The Great Connections Seminar

The Great Connections Seminar
Discussing ethics

Friday, October 29, 2010

Employees Learn More, Forget Less With Videogames

Much maligned in education and by teachers everywhere, read about a new study metastudy examining 65 studies and over 6,000 videogame trainees which finds that people learn better with videogames.

"A University of Colorado Denver Business School study found those trained on video games do their jobs better, have higher skills and retain information longer than workers learning in less interactive, more passive environments."

"games work best when they engage the user, rather than instruct them passively. She found 16 percent of the games she studied were too passive and no more effective than other teaching methods," said researcher Traci Sitzman.

Active engagement is key to the success of the Montessori Method also, using learning materials and self-directed activities.

To give teachers critical of videogames their due, students sometimes play these games so much that they miss important opportunities for real-world exploration and social interaction.

On the other hand, I've seen plenty of children work closely together on strategy and logical implications while playing videogames as a group, or online together.

Videogames can enable a person to engage in complex, multi-faceted, and/or exciting, dangerous activities, developing important cognitive and physical skills while remaining safe. They can develop skills through games that would be much more difficult to gain in the real world as a child or adolescent.

Bottom line: technology can result in good or ill, depending on how you use it.

Thursday, October 28, 2010

College Tuition Rises with Pell Grants

When will colleges be accountable to the market? In the midst of our major recession, they're hiking tuition fees again. As I reported in a previous post, if you want to see how out-of-whack college tuition is, compare it to inflation:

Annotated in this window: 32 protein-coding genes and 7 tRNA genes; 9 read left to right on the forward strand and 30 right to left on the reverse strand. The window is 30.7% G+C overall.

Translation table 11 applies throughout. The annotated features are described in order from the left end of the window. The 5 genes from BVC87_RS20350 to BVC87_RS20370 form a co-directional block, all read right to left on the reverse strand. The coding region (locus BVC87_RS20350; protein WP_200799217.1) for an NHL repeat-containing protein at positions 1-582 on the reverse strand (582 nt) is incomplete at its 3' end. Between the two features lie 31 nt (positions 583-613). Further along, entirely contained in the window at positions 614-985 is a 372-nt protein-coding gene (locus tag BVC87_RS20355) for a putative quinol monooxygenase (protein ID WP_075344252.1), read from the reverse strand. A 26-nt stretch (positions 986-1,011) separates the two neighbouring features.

When I went to Northwestern University in the '70's, the tuition was a very high $3,000 a year;using 2 inflation calculators, I estimated that,last year, if tuition rose with inflation, if should have been between $12,000 and $16,000 a year. What's current NU tuition?


Here's a story from the Chicago Tribune that names what's going on: "Tuition, Pell Grants Rise in Tandem."

The "free" money of Pell grants drives their uneconomical use, and thus increases prices.

Monday, October 25, 2010

The decline of creativity in the United States

Valuable article from The Virginia Gazette about the research of William and Mary Psychology professor Kyung Hee Kim on creativity.  It has good suggestions for how to foster children's creativity - one's all parents should try to implement.

Read this and then listen to the Google founders, Larry Page and Sergey Brin, talk about their experience in Montessori school:

Hattip to Bert Loan.

Wednesday, October 20, 2010

Waiting for Superman

I recently saw the movie "Waiting for Superman" about public education.  It's by Davis Guggenheim, director of "An Inconvenient Truth." Consequently, you'll understand that it's quite artfully done, and it's loaded with information. 

Families desperate to get their children into lottery-selected charter schools scream and cry - when they win a place, or lose. It's pathetic and depressing. The message is powerful: children in public schools are being robbed of a good education by the system. The New York Public schools, the DC Schools, the Milwaukee schools, and the teachers' unions are featured.

Although not strident, the director seems to lay the blame on teachers' unions. And it's astonishing to hear that the DC union leadership did not even allow the members to vote on maverick DC Superintendent (recently resigned) Michelle Rhee's proposal to give merit pay. I'm surprised the membership didn't rebel - but then, what does that say?